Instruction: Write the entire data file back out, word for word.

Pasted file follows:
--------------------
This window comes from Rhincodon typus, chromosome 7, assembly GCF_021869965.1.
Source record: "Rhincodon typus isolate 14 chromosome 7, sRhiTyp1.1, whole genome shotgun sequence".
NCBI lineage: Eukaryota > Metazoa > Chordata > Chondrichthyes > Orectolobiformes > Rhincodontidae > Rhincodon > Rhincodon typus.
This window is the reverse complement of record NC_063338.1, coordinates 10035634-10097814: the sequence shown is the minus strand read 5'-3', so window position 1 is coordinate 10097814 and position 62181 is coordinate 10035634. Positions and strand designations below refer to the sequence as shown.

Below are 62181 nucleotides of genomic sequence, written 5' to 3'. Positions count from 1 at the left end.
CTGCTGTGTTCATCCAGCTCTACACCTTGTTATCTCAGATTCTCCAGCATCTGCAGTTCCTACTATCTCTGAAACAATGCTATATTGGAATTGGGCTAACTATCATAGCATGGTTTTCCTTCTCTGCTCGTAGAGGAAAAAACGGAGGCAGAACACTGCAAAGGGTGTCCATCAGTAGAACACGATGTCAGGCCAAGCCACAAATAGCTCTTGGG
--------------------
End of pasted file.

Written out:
This window comes from Rhincodon typus, chromosome 7, assembly GCF_021869965.1.
Source record: "Rhincodon typus isolate 14 chromosome 7, sRhiTyp1.1, whole genome shotgun sequence".
NCBI lineage: Eukaryota > Metazoa > Chordata > Chondrichthyes > Orectolobiformes > Rhincodontidae > Rhincodon > Rhincodon typus.
This window is the reverse complement of record NC_063338.1, coordinates 10035634-10097814: the sequence shown is the minus strand read 5'-3', so window position 1 is coordinate 10097814 and position 62181 is coordinate 10035634. Positions and strand designations below refer to the sequence as shown.

Below are 62181 nucleotides of genomic sequence, written 5' to 3'. Positions count from 1 at the left end.
CTGCTGTGTTCATCCAGCTCTACACCTTGTTATCTCAGATTCTCCAGCATCTGCAGTTCCTACTATCTCTGAAACAATGCTATATTGGAATTGGGCTAACTATCATAGCATGGTTTTCCTTCTCTGCTCGTAGAGGAAAAAACGGAGGCAGAACACTGCAAAGGGTGTCCATCAGTAGAACACGATGTCAGGCCAAGCCACAAATAGCTCTTGGG